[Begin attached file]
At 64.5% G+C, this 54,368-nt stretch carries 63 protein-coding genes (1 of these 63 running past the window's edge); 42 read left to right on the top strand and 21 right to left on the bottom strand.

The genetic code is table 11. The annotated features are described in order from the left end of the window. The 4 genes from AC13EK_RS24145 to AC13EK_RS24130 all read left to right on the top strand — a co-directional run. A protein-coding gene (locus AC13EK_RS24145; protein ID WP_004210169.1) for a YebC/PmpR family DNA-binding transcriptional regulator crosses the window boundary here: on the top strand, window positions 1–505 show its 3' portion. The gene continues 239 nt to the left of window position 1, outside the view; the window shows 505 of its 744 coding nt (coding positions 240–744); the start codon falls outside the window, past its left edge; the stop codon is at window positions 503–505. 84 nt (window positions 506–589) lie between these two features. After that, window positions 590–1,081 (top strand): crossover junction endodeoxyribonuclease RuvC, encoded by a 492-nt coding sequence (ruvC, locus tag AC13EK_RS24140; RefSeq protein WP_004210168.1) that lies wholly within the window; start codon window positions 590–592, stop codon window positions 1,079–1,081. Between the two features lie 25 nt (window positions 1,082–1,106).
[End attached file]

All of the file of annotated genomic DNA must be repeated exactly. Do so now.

At 64.5% G+C, this 54,368-nt stretch carries 63 protein-coding genes (1 of these 63 running past the window's edge); 42 read left to right on the top strand and 21 right to left on the bottom strand.

The genetic code is table 11. The annotated features are described in order from the left end of the window. The 4 genes from AC13EK_RS24145 to AC13EK_RS24130 all read left to right on the top strand — a co-directional run. A protein-coding gene (locus AC13EK_RS24145; protein ID WP_004210169.1) for a YebC/PmpR family DNA-binding transcriptional regulator crosses the window boundary here: on the top strand, window positions 1–505 show its 3' portion. The gene continues 239 nt to the left of window position 1, outside the view; the window shows 505 of its 744 coding nt (coding positions 240–744); the start codon falls outside the window, past its left edge; the stop codon is at window positions 503–505. 84 nt (window positions 506–589) lie between these two features. After that, window positions 590–1,081 (top strand): crossover junction endodeoxyribonuclease RuvC, encoded by a 492-nt coding sequence (ruvC, locus tag AC13EK_RS24140; RefSeq protein WP_004210168.1) that lies wholly within the window; start codon window positions 590–592, stop codon window positions 1,079–1,081. Between the two features lie 25 nt (window positions 1,082–1,106).